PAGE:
This story was updated on 11/19/21.
Today, after months of negotiations, the House passed the Build Back Better bill, which, in its current version, totals about $2 trillion. The vote was 220 to 213 (Republicans unanimously voted against it).
Now the bill goes to the Senate, where it faces a steep climb. It will most likely be rewritten once again to get support from all 50 Democrats and be returned to the House.
Last month, President Joe Biden went to Capitol Hill to try to sell Congress on a newer version of his giant economic plan, before darting off to Europe for a round of summits. The White House hoped this sort of lite, just-the-hits version of the spending plan—which you might recall began at $3.5 trillion back in August, but had dwindled to $1.75 trillion—will please enough House Democrats to get it passed. “After months of tough and thoughtful negotiations, we have a framework that I believe can pass,” Biden tweeted in October.
The version of the plan that passed today keeps many of the big-ticket items intact, but compromises on others. (The New York Times has a full list of what is included.)
What the plan includes
- $495 billion worth of climate initiatives. The White House is billing this as the largest legislative investment in combating climate change in U.S. history. Tax credits are offered to Americans who install rooftop solar panels, there’s an electric vehicle tax credit, and the plan would create additional credits for clean-energy production. It would also create a civilian climate corp—all in service of putting America on track to meet the Paris Agreement goal of a 50% reduction in greenhouse gas emissions by 2030.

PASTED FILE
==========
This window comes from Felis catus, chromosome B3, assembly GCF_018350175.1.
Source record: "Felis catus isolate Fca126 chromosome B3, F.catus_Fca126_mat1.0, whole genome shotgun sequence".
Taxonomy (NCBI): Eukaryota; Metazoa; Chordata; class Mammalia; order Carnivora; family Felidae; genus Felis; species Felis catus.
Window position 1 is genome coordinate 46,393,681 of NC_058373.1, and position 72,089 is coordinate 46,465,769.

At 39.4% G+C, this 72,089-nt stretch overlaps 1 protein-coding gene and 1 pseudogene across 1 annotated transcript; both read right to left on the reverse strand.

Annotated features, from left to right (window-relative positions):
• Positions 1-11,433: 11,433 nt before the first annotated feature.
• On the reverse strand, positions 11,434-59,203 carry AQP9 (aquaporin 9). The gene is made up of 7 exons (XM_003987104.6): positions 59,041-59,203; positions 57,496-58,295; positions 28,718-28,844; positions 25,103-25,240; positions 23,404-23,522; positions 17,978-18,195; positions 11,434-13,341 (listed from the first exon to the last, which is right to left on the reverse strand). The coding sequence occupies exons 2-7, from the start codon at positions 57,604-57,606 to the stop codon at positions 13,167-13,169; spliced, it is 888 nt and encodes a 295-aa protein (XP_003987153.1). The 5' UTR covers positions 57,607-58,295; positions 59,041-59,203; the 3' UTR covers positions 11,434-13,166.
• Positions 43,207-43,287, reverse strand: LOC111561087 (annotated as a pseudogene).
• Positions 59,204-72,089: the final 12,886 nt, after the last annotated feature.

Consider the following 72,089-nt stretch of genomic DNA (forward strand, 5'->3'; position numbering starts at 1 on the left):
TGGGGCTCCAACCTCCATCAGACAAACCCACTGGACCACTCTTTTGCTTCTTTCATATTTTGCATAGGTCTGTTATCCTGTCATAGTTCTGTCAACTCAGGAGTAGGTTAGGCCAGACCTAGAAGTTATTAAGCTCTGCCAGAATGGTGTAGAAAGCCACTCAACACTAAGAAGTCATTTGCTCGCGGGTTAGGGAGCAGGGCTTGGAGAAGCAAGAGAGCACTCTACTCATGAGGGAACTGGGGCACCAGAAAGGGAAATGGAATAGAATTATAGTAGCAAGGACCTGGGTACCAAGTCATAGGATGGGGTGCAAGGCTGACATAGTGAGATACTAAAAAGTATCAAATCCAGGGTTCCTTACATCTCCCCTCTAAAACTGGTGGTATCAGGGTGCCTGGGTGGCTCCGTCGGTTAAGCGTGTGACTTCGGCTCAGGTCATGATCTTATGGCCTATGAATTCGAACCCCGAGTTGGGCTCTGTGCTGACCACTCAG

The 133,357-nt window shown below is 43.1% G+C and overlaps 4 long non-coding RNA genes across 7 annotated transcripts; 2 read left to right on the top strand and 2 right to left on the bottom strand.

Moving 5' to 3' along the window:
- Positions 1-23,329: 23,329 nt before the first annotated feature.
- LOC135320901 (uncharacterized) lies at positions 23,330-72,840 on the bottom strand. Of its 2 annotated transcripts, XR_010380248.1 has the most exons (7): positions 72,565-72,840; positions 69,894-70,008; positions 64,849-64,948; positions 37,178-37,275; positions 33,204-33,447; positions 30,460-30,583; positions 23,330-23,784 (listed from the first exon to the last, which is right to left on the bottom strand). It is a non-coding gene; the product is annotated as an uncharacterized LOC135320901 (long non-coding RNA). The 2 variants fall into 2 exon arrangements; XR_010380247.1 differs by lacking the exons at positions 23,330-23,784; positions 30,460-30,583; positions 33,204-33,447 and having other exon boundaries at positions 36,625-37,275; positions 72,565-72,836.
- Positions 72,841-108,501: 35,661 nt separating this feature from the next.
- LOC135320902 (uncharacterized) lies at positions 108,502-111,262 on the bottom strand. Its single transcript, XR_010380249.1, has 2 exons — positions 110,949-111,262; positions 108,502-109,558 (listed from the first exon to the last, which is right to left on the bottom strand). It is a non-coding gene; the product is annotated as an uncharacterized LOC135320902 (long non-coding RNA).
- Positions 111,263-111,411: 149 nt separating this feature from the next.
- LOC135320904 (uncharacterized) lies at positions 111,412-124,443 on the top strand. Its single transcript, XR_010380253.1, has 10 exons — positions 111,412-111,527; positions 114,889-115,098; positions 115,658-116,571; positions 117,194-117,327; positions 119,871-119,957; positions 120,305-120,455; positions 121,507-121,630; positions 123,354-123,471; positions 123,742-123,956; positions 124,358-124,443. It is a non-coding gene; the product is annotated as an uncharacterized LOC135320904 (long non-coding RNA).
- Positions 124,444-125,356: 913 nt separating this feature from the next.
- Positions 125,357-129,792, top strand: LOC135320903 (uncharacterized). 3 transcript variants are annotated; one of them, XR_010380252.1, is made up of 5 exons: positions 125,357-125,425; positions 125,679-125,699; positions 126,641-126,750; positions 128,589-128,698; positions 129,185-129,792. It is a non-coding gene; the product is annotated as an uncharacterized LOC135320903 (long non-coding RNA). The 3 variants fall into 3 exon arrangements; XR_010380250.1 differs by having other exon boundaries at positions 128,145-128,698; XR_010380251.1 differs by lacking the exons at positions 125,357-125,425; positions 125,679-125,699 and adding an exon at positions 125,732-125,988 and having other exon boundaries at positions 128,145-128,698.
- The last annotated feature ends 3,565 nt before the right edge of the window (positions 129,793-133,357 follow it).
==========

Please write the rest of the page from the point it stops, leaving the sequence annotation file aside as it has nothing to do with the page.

- Free universal pre-K for all 3- and 4-year-olds. That amounts to the biggest expansion of public education in a century, the White House says.
- Paid family leave, one of the most contested items, allows for four weeks of annual federal paid family leave for all types of workers, beginning in 2024. If this gets cut in the Senate, the United States remains one of just six countries in the world with no national paid leave.
- Expanded access to childcare, which the White House says should include up to 20 million kids per year.
- Lower premiums for the 9 million Americans who purchase insurance through the Affordable Care Act.
- Prescription drug pricing reform would allow the government to negotiate prescription drug prices covered by Medicare.
- Increased Medicaid coverage for adults living in poverty in 12 states that have not expanded Medicaid.
- Expanded enhanced child tax credit, making permanent the relief that appeared in the pandemic’s American Rescue Plan that provides over 35 million households up to $300 per month in tax cuts per child.
- An expansion of the free school meal program, to include a total of 8.7 million American children.
What the plan eliminated
- The billionaire tax everybody was talking about earlier this week, which could have raised between $250 billion and $500 billion in the next decade, half of which would have been paid by 10 extremely rich American men.
- More aggressive steps to cut emissions. Opposition from Senator Joe Manchin of West Virginia, the chamber’s Mr. Coal, effectively killed a program with more teeth that also would have rewarded electric utility providers that switched to renewable energy.
This article has been updated to report the passage of the Build Back Better Act in the House of Representatives.